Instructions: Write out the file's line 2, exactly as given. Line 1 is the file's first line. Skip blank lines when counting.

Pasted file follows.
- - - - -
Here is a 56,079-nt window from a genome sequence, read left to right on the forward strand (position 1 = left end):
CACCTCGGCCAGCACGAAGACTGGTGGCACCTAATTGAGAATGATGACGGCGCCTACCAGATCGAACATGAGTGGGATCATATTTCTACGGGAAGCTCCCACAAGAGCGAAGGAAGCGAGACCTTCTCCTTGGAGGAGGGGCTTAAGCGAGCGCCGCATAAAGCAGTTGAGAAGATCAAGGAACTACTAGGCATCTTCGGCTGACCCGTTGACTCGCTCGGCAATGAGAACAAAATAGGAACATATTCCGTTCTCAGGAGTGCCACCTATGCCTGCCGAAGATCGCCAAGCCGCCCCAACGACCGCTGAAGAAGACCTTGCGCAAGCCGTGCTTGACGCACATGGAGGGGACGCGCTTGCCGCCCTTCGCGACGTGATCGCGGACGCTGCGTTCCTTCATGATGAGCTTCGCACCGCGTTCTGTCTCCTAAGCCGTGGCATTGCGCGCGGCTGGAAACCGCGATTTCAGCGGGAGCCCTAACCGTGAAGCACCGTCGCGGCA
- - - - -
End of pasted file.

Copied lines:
CACCTCGGCCAGCACGAAGACTGGTGGCACCTAATTGAGAATGATGACGGCGCCTACCAGATCGAACATGAGTGGGATCATATTTCTACGGGAAGCTCCCACAAGAGCGAAGGAAGCGAGACCTTCTCCTTGGAGGAGGGGCTTAAGCGAGCGCCGCATAAAGCAGTTGAGAAGATCAAGGAACTACTAGGCATCTTCGGCTGACCCGTTGACTCGCTCGGCAATGAGAACAAAATAGGAACATATTCCGTTCTCAGGAGTGCCACCTATGCCTGCCGAAGATCGCCAAGCCGCCCCAACGACCGCTGAAGAAGACCTTGCGCAAGCCGTGCTTGACGCACATGGAGGGGACGCGCTTGCCGCCCTTCGCGACGTGATCGCGGACGCTGCGTTCCTTCATGATGAGCTTCGCACCGCGTTCTGTCTCCTAAGCCGTGGCATTGCGCGCGGCTGGAAACCGCGATTTCAGCGGGAGCCCTAACCGTGAAGCACCGTCGCGGCA